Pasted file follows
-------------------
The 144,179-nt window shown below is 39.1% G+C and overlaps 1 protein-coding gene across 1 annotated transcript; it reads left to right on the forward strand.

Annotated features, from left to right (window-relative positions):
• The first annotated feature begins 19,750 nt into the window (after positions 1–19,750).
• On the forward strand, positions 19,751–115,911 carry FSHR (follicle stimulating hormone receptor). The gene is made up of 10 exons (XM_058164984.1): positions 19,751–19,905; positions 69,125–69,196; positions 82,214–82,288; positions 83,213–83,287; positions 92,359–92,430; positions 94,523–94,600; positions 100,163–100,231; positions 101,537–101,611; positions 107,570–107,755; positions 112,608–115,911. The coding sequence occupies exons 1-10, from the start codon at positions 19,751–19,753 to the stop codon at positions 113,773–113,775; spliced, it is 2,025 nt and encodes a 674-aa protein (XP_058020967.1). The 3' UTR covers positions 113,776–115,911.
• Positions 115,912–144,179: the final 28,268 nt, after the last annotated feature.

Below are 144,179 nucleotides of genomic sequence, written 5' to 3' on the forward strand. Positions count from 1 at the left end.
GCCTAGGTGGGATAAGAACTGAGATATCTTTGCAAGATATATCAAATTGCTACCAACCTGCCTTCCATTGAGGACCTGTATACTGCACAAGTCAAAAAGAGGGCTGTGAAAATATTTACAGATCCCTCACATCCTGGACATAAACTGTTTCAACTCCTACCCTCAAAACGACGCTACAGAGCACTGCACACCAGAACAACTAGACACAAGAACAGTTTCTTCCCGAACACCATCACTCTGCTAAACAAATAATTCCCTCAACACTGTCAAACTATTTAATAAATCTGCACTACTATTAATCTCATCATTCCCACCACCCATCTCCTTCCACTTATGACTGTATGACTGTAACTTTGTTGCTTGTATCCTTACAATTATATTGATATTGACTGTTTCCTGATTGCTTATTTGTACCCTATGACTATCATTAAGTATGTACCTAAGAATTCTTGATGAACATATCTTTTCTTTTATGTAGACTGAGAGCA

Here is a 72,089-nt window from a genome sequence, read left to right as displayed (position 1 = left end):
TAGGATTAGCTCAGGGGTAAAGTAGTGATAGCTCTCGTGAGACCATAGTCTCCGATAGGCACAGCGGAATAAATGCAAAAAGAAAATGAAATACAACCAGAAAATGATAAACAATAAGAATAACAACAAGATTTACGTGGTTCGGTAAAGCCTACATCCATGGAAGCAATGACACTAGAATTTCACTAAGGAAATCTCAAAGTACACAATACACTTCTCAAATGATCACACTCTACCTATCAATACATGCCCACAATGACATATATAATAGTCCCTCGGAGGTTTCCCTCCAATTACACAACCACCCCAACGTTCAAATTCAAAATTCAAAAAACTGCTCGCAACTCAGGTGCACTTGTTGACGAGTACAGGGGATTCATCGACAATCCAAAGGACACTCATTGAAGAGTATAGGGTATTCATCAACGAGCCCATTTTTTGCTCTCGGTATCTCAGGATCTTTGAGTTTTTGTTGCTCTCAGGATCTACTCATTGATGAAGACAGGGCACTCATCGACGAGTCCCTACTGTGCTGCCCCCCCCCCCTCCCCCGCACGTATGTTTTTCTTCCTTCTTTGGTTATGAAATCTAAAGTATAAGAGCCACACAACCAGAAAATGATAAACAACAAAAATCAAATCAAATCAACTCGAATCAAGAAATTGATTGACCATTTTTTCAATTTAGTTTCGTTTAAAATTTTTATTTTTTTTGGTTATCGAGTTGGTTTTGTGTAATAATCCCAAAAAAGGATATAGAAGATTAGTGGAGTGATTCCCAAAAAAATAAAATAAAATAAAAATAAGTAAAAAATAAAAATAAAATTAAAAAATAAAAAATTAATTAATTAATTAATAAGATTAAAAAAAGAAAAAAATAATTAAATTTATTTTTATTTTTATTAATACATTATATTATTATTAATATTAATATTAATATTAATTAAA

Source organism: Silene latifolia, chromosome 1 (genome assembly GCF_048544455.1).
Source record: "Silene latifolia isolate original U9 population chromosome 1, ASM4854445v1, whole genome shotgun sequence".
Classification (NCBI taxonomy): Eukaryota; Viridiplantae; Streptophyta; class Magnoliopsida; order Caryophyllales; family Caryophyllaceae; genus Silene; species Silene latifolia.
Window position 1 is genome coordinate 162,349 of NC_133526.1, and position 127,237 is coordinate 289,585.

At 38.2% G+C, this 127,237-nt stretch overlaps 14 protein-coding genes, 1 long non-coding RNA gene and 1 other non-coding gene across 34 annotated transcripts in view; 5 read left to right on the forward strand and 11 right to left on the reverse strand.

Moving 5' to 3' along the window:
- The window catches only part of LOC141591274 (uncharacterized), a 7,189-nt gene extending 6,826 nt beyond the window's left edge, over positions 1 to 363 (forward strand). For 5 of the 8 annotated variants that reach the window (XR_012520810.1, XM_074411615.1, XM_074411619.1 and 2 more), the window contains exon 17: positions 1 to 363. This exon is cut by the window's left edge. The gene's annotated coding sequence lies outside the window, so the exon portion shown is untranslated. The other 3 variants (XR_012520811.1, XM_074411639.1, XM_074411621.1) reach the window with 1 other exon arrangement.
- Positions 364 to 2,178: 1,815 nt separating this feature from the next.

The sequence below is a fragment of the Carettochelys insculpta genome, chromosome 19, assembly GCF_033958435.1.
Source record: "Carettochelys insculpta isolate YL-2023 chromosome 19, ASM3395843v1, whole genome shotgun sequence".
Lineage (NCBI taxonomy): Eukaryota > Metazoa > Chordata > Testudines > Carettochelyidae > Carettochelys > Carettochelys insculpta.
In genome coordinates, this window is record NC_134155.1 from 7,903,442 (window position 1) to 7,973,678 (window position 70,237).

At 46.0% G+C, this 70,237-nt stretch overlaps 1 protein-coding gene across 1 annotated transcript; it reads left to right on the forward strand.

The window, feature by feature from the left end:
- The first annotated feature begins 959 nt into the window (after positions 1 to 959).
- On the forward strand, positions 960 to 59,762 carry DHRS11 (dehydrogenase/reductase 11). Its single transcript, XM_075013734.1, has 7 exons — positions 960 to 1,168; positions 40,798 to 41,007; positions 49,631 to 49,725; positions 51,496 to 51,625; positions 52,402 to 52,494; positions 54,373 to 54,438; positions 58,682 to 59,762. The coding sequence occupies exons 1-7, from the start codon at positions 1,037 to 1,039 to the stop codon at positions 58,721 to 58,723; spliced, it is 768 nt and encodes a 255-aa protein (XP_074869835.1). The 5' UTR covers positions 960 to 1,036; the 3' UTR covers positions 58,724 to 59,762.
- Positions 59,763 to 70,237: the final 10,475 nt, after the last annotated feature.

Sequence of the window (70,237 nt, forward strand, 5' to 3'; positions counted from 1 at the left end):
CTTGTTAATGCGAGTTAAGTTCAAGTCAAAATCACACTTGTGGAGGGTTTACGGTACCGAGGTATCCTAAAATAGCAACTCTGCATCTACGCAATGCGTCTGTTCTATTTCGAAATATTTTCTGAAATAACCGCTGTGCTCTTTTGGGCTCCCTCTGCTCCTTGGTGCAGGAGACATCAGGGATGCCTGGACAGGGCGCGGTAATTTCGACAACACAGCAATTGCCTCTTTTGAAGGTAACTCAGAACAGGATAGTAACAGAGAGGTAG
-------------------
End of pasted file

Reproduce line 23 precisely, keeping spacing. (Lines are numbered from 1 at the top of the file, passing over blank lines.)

The window, feature by feature from the left end: